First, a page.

The GPT format introduce far more place to metadata.
To set a partition type in diskpart, one use :

DISKPART> create partition msr


DISKPART> create partition efi


DISKPART> create partition primary

But how to do change the type after partition creation like changing primary to efi ?

  • note it doesn’t have to be done with diskpart, other built‑in tools can be used. – user2284570 Jan 8 '16 at 21:54
  • Please could you stick to standard ANSI text and refrain from using Unicode "lowercase capitals" or similar. It makes it impossible to search for your questions as "normal" search terms (non Unicode) will not be matched in your questions. This makes it harder for future visitors to find your question and thus reduces the audience of people who might be able to help you. – Mokubai Jan 8 '16 at 22:03
  • Change the type to what exactly? There is only one type of GPT partition. – Ramhound Jan 8 '16 at 22:09
  • @Ramhound : for example convert unknown to efi. A ɢᴘᴛ partition have types set has flags (you can combine several types) ; associated ᴏꜱ ; id ; and guid. – user2284570 Jan 8 '16 at 22:10
  • I don't believe diskpart has the capability. – Ramhound Jan 8 '16 at 22:16
up vote 4 down vote accepted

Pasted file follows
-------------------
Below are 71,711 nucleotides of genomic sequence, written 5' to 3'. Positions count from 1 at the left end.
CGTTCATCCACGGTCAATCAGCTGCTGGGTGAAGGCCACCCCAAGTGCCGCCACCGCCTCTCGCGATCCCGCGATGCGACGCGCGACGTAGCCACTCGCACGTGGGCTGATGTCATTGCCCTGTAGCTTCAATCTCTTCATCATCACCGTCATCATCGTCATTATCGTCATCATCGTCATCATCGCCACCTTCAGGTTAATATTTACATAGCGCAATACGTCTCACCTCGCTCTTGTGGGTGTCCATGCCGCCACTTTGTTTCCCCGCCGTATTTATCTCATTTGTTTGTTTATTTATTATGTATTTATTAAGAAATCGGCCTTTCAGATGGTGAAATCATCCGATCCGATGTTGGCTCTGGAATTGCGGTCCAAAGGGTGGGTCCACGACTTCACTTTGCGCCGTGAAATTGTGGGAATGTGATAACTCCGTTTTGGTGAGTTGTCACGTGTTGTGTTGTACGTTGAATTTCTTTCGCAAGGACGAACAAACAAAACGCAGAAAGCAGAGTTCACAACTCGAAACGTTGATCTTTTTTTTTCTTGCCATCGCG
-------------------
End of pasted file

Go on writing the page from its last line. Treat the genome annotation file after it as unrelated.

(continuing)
DiskPart can actually do this. Select the appropriate disk and partition, then use the set id command. For example, this changes the selected partition into an EFI partition:

set id=c12a7328-f81f-11d2-ba4b-00a0c93ec93b

Using a combination of the set id TechNet article and detail partition, I discovered these common possible values:

  • Recovery: de94bba4-06d1-4d40-a16a-bfd50179d6ac
  • Normal: ebd0a0a2-b9e5-4433-87c0-68b6b72699c7
  • EFI: c12a7328-f81f-11d2-ba4b-00a0c93ec93b
  • Reserved: e3c9e316-0b5c-4db8-817d-f92df00215ae

It's probably a good idea to consult the partition attributes for a partition of a certain type (look at a healthy computer) so the set flags make sense. As you discovered, gpt attributes sets flags; detail partition displays them.

Danger zone: setting the Reserved type